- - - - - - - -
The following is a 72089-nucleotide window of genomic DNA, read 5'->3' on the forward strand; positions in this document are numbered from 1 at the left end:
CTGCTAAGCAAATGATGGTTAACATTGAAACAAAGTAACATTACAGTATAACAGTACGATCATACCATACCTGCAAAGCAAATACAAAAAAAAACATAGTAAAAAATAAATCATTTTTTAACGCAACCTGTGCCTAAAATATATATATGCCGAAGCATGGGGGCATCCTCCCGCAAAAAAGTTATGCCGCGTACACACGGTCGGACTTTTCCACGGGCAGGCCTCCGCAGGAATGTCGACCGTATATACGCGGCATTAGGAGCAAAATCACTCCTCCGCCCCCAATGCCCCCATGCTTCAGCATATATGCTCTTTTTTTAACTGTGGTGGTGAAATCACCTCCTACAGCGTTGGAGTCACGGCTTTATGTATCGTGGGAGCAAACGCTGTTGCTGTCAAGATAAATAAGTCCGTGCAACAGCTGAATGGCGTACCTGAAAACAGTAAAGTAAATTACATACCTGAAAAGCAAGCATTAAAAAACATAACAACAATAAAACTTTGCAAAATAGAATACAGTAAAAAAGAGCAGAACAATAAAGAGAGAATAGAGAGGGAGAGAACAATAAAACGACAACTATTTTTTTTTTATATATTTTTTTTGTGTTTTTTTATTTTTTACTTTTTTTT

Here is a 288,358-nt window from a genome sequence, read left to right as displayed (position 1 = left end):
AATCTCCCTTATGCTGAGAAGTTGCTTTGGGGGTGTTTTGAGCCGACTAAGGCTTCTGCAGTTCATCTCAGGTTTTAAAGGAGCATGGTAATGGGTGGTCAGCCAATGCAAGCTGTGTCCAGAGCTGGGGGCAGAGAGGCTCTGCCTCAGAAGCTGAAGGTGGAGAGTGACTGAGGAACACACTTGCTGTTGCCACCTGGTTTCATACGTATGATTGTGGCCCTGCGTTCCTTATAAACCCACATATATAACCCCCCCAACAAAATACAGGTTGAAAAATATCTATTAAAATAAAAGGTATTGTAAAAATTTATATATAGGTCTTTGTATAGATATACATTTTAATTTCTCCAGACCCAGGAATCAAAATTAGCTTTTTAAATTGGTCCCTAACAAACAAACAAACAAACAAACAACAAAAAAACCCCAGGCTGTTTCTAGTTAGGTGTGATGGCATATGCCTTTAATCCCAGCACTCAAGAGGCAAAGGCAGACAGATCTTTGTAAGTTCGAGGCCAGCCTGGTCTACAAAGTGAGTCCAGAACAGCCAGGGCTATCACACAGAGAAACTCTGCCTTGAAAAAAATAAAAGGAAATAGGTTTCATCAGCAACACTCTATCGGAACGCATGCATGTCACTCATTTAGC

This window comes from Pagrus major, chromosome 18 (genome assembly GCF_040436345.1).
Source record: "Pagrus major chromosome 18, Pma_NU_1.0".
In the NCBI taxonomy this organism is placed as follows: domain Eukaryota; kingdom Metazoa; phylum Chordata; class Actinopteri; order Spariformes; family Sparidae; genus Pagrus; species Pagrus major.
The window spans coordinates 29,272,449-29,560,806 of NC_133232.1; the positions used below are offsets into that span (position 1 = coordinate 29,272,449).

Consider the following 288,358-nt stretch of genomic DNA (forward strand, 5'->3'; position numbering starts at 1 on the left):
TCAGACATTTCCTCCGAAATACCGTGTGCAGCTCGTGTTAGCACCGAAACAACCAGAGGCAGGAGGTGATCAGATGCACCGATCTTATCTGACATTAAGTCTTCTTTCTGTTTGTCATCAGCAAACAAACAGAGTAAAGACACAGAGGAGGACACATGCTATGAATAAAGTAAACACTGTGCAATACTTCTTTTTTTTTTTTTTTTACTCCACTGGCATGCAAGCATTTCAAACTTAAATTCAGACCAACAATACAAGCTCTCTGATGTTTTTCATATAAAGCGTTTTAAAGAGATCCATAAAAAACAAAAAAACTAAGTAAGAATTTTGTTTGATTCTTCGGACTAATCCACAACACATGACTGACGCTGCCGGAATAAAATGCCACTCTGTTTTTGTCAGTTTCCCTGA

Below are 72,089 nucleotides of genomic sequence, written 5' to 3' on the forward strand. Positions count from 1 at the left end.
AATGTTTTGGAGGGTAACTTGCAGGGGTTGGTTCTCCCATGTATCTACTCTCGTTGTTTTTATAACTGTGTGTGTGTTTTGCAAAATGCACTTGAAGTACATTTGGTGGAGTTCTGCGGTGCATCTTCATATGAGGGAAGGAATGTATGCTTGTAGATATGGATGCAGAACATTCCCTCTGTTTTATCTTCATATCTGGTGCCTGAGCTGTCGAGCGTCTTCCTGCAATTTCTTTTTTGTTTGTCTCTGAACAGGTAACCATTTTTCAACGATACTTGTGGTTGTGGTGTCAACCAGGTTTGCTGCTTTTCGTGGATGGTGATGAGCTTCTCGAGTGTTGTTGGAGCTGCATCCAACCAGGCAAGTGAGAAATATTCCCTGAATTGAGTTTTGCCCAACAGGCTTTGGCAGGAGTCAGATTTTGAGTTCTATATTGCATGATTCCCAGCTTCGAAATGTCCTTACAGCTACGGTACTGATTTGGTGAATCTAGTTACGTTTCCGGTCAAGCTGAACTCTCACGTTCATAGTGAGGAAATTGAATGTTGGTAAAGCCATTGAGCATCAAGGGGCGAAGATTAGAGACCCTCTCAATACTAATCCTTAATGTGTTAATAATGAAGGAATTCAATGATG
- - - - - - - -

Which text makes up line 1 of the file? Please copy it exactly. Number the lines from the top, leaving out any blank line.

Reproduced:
The following is a 72089-nucleotide window of genomic DNA, read 5'->3' on the forward strand; positions in this document are numbered from 1 at the left end: